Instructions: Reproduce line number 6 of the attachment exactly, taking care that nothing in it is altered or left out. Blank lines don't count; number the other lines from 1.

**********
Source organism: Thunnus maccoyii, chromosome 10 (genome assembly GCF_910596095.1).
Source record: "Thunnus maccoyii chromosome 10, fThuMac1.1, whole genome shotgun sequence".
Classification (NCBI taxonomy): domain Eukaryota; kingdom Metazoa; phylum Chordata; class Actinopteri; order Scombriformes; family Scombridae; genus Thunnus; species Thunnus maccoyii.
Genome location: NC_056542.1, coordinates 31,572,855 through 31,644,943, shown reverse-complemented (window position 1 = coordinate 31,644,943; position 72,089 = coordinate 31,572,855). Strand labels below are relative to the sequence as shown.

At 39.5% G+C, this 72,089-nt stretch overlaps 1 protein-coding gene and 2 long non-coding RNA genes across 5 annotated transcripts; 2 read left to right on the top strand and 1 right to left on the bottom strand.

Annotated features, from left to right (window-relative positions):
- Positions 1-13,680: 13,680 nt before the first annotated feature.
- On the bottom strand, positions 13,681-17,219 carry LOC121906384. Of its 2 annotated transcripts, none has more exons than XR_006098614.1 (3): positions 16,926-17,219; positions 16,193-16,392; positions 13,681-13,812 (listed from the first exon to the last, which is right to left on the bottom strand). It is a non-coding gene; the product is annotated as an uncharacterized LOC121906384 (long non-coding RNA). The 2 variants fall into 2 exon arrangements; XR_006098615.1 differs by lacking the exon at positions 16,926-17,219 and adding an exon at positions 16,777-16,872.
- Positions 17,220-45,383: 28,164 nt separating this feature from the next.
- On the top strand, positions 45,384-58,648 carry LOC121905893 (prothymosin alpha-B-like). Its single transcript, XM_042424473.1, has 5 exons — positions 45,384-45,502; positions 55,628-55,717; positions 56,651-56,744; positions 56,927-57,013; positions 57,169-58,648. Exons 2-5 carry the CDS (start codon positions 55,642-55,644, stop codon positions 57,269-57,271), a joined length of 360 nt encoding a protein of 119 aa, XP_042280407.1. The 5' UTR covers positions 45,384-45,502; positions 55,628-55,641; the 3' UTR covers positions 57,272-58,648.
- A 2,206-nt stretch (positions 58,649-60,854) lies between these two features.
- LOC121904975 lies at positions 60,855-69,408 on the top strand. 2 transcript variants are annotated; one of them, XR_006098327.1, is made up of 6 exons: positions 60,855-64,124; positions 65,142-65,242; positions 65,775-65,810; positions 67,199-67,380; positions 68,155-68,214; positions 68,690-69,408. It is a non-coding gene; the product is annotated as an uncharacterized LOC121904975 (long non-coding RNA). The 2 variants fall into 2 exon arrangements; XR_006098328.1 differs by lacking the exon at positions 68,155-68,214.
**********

Annotated features, from left to right (window-relative positions):